At first glance, Athens seems entirely to be composed of nasty, four- to six-story concrete buildings, lacking character and badly in need of a paint, but if you look beyond that, you will find little gems tucked in amongst the grey.
The areas at the foot of the Acropolis, Anafiotika, Plaka, Monastiraki and Thissio are home to many wonderful Neoclassical buildings, trendy and traditional cafes and shops, narrow winding streets, and incredible views of the Acropolis. Little Greek Orthodox churches are tucked in amongst the concrete, often in the most unexpected places. These are usually beautifully decorated with icons and brass fixtures inside, but make sure you're appropriately dressed (no short sleeves or bare legs is a good rule of thumb, as a mark of respect).
- The Acropolis, a Unesco World Heritage Site, was the ancient fortified town of Athens, dating back to the Late Bronze Age, and the site of the best buildings of the Greek Classical age: the Parthenon, the Erectheion, the Temple of Athena Nike. If you attend a university in the European Union, bring your ID and you can enter for free. The normal entrance price is 12 Euros. This ticket also gives you entry to the Kerameikos, the Temple of Olympian Zeus, Roman Agora, Ancient Agora, and the nearby Theatre of Dionysus. If possible, get there early to avoid heavy crowds, and summer heat when relevant.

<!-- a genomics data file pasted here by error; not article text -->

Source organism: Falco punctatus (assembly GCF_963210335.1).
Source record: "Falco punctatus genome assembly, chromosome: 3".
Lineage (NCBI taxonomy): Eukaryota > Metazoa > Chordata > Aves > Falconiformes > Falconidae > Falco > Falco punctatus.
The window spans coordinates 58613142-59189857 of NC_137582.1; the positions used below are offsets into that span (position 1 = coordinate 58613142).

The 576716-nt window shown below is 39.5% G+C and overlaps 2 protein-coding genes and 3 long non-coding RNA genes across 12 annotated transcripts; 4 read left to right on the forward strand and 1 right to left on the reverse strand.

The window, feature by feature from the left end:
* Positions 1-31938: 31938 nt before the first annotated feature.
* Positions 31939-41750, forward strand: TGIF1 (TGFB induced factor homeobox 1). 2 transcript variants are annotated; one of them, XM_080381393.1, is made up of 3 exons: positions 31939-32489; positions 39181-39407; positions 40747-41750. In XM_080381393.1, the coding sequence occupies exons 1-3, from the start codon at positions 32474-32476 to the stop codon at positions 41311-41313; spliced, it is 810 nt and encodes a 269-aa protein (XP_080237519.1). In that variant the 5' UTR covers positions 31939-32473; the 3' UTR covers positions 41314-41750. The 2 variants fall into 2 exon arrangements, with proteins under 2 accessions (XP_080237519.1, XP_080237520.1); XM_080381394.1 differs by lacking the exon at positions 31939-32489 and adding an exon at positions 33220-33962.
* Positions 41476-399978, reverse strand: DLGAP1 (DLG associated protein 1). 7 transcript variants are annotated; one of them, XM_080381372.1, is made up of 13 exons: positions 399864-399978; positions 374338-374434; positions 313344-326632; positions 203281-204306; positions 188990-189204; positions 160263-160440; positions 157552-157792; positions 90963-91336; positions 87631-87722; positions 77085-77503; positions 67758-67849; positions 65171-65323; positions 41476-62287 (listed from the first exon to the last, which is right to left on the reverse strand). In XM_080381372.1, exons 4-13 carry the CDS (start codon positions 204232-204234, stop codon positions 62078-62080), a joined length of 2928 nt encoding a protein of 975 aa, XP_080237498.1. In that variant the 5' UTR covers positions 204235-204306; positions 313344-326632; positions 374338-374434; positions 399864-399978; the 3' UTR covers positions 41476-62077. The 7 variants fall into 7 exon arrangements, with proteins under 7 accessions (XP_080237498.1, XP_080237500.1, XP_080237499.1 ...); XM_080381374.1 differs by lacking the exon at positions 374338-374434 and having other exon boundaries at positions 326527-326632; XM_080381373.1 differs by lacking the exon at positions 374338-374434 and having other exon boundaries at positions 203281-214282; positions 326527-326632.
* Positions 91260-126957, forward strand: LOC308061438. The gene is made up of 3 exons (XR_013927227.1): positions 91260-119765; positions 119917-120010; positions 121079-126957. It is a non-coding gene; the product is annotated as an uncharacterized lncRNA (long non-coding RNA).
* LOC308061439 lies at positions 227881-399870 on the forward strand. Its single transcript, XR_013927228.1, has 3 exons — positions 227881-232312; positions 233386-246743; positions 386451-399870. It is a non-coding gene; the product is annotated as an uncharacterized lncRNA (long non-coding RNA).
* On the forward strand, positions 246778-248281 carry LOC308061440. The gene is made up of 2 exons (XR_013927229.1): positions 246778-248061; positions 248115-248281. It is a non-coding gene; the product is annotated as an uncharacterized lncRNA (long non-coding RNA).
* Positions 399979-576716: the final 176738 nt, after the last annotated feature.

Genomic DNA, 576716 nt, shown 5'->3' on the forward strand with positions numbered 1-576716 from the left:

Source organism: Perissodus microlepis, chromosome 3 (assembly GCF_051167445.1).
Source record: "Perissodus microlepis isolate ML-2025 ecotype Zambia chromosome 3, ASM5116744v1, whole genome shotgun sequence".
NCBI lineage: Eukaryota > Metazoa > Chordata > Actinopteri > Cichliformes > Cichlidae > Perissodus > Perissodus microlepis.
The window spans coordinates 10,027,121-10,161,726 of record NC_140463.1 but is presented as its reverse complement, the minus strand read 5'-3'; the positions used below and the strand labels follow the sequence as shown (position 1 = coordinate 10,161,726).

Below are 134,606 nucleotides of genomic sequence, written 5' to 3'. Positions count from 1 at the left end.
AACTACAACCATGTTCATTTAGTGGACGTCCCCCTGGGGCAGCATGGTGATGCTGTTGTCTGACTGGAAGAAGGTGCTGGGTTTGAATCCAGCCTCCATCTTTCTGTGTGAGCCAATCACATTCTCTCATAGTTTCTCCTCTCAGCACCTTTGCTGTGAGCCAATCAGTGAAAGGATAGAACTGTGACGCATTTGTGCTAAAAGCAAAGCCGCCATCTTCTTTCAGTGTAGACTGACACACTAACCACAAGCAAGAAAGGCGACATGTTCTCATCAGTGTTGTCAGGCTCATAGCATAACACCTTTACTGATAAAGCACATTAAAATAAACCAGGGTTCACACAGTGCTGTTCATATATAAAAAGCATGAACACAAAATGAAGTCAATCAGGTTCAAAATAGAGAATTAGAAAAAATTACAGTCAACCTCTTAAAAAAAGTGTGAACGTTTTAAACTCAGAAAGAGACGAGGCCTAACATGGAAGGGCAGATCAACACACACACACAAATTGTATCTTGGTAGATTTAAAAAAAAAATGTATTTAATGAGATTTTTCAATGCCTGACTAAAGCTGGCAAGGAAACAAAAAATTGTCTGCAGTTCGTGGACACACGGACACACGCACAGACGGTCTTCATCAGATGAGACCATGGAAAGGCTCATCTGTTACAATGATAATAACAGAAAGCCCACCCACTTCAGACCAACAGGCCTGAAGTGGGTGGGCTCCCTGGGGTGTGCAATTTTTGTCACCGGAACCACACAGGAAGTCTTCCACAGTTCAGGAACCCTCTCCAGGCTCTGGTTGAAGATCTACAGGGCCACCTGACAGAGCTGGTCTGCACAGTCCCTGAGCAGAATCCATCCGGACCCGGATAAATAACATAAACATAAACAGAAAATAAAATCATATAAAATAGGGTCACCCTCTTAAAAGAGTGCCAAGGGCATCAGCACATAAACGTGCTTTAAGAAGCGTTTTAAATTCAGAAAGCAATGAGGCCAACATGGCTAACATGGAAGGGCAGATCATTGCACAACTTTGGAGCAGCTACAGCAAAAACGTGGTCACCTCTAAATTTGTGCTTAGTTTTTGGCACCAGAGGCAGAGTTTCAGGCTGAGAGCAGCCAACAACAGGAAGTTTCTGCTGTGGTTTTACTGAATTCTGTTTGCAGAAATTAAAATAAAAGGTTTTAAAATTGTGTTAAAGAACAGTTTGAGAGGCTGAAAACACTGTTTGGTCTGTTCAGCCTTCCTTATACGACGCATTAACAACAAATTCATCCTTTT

- The Ancient Agora — The site of the Ancient Agora in a very green space and a very beautiful view of the Acropolis. You will see the Temple of Hephaestus, the best preserved ancient greek temple, the Attalos Stoa, the museum of the agora which is a reconstructed ancient building. From the agora you can walk towards Acropolis. Extension of the agora is the Roman Forum.
- Syntagma Square — Check out the Parliament building and the newly-restored Grande Bretagne Hotel. Also, catch the changing of the guards in front of the Parliament every hour on the hour. Their uniforms and walking style is fun to see but make sure you don't stand on the wrong side of them if you want to take a picture.
- The Kerameikos — The site of the ancient cemetery of Athens. It also houses the Dipylon Gate, where the Panathenaic procession would begin. It has a museum showcasing many of the grave stele and other archaeological items found on the grounds.
- The Temple of Olympian Zeus — Only the ruins remain today. The 1896 Olympic Stadium and Hadrian's Arch are located nearby.
- Panathianiko Stadium — The stadium that housed the first modern day Olympic Games of 1896. Its an enormous, white, marble stadium, with a horseshoe configuration stadium.
- Lycabettus Hill — A 200m hill bordering the Kolonaki district. You can reach the top by walking or by a funicular railway [small ticket charge]. There is a cafe-restaurant with a great view of Athens towards the sea. From halfway up looking towards the sea there are astonishing views of the Parthenon with the blue of the sea glimpsed between its columns.
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